Yes, but many of these have a prefererance for one mode. The PPC architecture, for example, perfers big-endian - some implementations (like the MPC56x) don't support little-endian at all, while those that do have certain restrictions - I believe the string instructions only function in big-endian mode, for example. This is because all cpus have are fixed-endian at heart (normally big- or little-endian, though there have historically been computers with all sorts of arrangements), and the non-native mode is handled using thunking - the bytes of multi-byte data are re-arranged on the fly as data is moved into and out of the cpu.
David Brown wrote:
> "Paul Black" <nospam@nospam.oxsemi.com> wrote in message > news:cgc79r$fdl$1@jupiter.oxsemi.com... > >>Rene Tschaggelar wrote: >> >>>Usually the processor manufacturer made the choice for you >>>by implementing the instruction set. Even for 8bit machines. >> >>You've missed the point that some processors can be used in either big >>or little endian mode. >> > > > Yes, but many of these have a prefererance for one mode. The PPC > architecture, for example, perfers big-endian - some implementations (like > the MPC56x) don't support little-endian at all, while those that do have > certain restrictions - I believe the string instructions only function in > big-endian mode, for example.
The one I'm most familar with is the ARM where the endianness is set by an external line.
> This is because all cpus have are > fixed-endian at heart (normally big- or little-endian, though there have > historically been computers with all sorts of arrangements)
CPUs internally have no endianness. The endianness only comes into play when accessing memory. -- Paul Black mailto:paul.black@oxsemi.com Oxford Semiconductor Ltd http://www.oxsemi.com 25 Milton Park, Abingdon, Tel: +44 (0) 1235 824 909 Oxfordshire. OX14 4SH Fax: +44 (0) 1235 821 141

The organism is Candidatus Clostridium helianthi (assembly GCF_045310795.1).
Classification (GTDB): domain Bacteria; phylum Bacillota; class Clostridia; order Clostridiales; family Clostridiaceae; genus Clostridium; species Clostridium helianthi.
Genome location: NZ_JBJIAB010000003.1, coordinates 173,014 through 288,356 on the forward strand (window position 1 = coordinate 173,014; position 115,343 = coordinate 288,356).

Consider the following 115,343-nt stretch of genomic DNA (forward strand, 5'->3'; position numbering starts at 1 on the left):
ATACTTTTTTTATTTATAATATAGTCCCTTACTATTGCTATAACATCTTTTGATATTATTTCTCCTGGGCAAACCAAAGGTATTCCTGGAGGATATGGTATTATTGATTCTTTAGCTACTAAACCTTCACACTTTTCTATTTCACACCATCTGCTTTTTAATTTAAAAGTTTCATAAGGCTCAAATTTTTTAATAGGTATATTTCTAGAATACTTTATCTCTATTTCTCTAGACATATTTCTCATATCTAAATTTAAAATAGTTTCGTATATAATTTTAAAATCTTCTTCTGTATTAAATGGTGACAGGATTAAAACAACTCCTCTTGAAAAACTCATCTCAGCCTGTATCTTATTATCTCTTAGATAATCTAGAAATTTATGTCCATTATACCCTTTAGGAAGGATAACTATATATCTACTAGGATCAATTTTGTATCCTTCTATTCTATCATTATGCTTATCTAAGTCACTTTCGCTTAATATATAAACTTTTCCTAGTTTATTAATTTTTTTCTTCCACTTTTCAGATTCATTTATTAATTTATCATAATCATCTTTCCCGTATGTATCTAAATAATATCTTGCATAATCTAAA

Everett M. Greene wrote:
> At the risk of starting a flame war, which choice have people > really made with regard to Little-Endian vs. Big-Endian for > those processors where it's a design choice (ARM, PowerPC,...)? > I'm asking in the context of using such processors in embedded > applications where compatibility with anything in the outside > world is not a factor.
When dealing with bitstreams such as raster lines, big-endian is way better. The ultimate machine for these apps have large words and are big-endian. Bulk operations such as applying masks are not affected, but some operations such as shifting, shearing, and bit-bending are way easier on a natural order machine when having to cast around types. I say natural order - maybe that should be anthropic order. We read numbers LtoR, MSD to LSD. -- ------------------------------------------------------------ Creepy, Soulless Gigolo for President ? NOT ! --------------------------------------------- THK is one weird, weird something.